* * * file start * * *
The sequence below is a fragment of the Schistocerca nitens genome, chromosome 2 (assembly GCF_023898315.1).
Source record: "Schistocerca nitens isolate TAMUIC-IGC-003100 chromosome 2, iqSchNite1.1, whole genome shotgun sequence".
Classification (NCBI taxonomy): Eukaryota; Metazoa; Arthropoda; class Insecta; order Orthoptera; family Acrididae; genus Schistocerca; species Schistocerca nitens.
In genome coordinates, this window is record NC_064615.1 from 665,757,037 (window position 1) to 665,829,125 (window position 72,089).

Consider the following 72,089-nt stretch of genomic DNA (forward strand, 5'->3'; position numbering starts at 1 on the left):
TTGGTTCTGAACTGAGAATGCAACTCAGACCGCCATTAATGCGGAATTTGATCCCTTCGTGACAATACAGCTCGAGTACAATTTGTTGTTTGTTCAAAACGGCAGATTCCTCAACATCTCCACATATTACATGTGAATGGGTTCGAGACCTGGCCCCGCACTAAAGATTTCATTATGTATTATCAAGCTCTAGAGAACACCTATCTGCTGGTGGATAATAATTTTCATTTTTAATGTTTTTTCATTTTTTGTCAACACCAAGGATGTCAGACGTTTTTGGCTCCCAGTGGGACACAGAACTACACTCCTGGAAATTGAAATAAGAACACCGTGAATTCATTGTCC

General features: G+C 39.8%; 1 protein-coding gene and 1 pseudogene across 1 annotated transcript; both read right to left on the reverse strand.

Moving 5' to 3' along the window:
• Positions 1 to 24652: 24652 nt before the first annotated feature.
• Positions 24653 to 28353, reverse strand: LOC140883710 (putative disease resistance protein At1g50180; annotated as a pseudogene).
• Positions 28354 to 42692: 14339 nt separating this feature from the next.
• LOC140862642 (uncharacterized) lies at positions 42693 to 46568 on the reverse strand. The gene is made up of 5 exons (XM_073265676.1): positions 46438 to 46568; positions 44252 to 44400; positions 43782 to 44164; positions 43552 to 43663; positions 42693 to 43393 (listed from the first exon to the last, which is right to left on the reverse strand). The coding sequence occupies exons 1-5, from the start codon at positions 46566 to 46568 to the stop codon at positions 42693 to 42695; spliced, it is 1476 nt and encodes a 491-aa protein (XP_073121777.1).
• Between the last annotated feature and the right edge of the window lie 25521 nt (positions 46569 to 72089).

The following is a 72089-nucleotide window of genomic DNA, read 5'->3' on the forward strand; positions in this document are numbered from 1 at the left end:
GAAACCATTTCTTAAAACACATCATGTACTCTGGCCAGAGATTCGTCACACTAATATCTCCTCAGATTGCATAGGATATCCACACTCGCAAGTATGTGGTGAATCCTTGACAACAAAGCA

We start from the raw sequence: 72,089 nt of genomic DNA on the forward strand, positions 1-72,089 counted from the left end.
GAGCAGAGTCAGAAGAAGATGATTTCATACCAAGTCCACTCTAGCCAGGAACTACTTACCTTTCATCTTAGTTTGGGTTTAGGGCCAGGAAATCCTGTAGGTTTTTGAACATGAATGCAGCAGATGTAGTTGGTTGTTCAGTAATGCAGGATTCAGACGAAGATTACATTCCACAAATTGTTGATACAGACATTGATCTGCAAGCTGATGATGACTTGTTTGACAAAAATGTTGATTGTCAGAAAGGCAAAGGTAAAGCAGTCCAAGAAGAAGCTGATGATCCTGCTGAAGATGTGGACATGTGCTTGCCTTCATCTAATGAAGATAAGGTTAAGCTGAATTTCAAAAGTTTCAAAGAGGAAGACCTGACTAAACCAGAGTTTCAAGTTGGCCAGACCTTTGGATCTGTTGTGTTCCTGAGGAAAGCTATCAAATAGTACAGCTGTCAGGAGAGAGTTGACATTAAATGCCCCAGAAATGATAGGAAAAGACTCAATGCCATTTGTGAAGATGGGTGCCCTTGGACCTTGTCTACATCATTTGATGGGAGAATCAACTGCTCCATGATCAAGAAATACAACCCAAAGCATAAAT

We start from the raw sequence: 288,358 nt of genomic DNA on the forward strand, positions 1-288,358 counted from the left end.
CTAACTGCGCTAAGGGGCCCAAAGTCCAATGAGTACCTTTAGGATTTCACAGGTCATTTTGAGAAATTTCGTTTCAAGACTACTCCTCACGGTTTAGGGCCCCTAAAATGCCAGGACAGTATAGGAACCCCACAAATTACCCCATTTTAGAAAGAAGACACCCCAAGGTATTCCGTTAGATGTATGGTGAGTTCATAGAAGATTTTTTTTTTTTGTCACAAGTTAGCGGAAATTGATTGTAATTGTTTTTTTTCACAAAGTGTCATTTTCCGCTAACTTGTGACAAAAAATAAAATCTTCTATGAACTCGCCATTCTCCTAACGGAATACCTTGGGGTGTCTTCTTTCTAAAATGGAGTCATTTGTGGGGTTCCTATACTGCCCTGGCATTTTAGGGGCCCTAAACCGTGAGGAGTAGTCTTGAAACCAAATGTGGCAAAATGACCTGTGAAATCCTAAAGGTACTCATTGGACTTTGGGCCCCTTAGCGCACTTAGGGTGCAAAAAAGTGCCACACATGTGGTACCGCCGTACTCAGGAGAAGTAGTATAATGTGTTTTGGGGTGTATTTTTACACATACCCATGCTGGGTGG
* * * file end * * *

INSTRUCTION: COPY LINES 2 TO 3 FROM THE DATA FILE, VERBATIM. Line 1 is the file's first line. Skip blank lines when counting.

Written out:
Source record: "Schistocerca nitens isolate TAMUIC-IGC-003100 chromosome 2, iqSchNite1.1, whole genome shotgun sequence".
Classification (NCBI taxonomy): Eukaryota; Metazoa; Arthropoda; class Insecta; order Orthoptera; family Acrididae; genus Schistocerca; species Schistocerca nitens.